With five straight category victories in the Kinsey Report, the Tata Xenon is the market leader when it comes to parts pricing in the double-cab sector
Tata South Africa’s objective for the Xenon bakkie range is straightforward: to provide owners with a bakkie that is not only exceptionally well priced, but affordable to run too.
And they’ve achieved that objective, with the latest Kinsey Report showing that the tough and rugged Indian bakkie is perfectly at home on the southern tip of Africa and well supported by its local custodians, Accordian Investments – a subsidiary of Associated Motor Holdings (AMH). Long-term success in the price survey only comes about through hard work, and that’s what has made it the most affordable double-cab to own when it comes to a cross-section of body parts, service and maintenance.
In 2015, the popular Xenon saw off a challenge from seven rivals thanks to a parts basket that’s a considerable R28 000 lower than that of its nearest rival’s, and in one case, less than half the price of the offering from another well-known bakkie manufacturer. As usual, the price of the ‘crash’ parts (bonnet, grille, radiator, glass and so on) was by far the most affordable in its segment.
While the Xenon remains exceptionally competitive for service and maintenance items, it’s with these body parts that it has really made its mark: in five years, it has never been bettered in the category.
This echoes the overall class result, and since 2011 – only the second year bakkies were included in the survey and the first time the Xenon competed – it has never been beaten.
Needless to say, Tata SA is exceptionally proud of its unwavering performance. Warren Harris, the general manager for aftersales at Tata SA, says: ‘We’ve worked pricing, and Tata India’s assistance and buy-in has been critical. They go to huge lengths to understand our needs and work with us to constantly reinforce that core Tata brand value of affordability. Being able to share the findings of the Kinsey Report – which reflects what customers pay for a vehicle – has been key to this.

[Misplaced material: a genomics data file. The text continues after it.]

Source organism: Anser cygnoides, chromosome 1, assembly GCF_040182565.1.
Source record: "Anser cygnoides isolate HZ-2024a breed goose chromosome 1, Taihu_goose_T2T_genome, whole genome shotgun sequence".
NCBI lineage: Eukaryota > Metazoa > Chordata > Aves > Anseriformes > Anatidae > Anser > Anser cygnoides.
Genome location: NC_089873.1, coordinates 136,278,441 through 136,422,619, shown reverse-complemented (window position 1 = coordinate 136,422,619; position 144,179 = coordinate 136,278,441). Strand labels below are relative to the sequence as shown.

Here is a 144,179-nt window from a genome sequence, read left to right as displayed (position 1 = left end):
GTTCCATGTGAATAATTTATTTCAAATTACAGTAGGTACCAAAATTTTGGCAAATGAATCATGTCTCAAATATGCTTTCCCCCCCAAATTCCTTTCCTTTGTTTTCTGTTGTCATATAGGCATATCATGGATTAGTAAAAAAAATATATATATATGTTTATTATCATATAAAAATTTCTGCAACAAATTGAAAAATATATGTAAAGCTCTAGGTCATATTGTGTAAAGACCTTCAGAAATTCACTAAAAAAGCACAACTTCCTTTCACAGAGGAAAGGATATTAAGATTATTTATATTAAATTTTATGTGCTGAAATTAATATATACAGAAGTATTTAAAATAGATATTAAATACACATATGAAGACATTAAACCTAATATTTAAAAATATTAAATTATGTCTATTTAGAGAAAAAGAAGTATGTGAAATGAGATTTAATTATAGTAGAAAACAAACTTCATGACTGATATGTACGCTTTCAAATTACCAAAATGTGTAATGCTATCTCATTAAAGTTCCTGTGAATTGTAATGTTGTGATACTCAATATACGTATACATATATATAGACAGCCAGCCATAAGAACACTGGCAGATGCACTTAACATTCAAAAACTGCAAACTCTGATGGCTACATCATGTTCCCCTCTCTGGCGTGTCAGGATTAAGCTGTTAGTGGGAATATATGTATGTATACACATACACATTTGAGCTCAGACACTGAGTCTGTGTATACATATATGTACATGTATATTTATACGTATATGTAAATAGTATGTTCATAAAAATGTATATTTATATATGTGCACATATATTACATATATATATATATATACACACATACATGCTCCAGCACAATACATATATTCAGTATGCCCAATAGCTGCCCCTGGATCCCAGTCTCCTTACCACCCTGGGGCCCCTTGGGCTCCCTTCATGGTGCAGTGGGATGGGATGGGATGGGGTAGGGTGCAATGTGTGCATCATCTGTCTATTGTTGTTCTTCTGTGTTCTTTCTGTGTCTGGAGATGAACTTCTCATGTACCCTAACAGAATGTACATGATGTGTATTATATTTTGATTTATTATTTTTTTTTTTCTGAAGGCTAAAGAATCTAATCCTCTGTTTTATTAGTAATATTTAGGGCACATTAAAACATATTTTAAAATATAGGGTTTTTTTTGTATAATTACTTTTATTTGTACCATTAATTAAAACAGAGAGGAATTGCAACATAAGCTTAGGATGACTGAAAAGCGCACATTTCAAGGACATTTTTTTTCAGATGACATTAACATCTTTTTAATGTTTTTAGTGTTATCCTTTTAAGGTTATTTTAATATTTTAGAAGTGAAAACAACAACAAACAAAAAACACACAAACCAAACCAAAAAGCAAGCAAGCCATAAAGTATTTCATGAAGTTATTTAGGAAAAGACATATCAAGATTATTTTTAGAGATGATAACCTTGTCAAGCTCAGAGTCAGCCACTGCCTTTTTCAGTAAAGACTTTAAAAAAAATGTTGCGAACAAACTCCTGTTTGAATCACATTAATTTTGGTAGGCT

The flip side of the coin is that Tata’s ability to look after existing customers has steadily improved, too. The parts are not only very competitively priced, but also readily available. While he acknowledges that five years ago, they may have been off the pace when it came to getting parts to the end-user timeously, Harris claims that this has definitely changed – just for starters, they have a stockpile of Tata parts worth R17.5-million at the Central Parts Distribution Centre in JHB.
‘We source certain items locally, but at least 97% of all Tata parts are imported from India,’ explains Harris. ‘That hasn’t affected our ability to deliver and we’ve steadily improved our turnaround time and availability. If a dealer ordered a part from us today, there is a 92% chance we would have it on the shelf, and be able to deliver anywhere in SA within 48 hours.’
As part of AMH, Tata SA has certainly benefitted from all of the replenishment systems and picking methodologies put in place, and the 92% ‘first pick’ rate is in line with the best in the industry. If a customer’s part isn’t available, Tata SA will airfreight from India, instead of adding it to a scheduled sea freight consignment.
‘South Africans are very brand aware, but we are sensing a shift, especially in these tough economic times. With bakkies, the cost of ownership – including the less obvious things like downtime – has always been important and it is becoming even more so. The Xenon’s impeccable record on the parts front, coupled with the keen retail pricing, makes it a logical choice in the segment,’ concludes Harris.
(This article was first published in the spring 2015 issue of AA traveller magazine)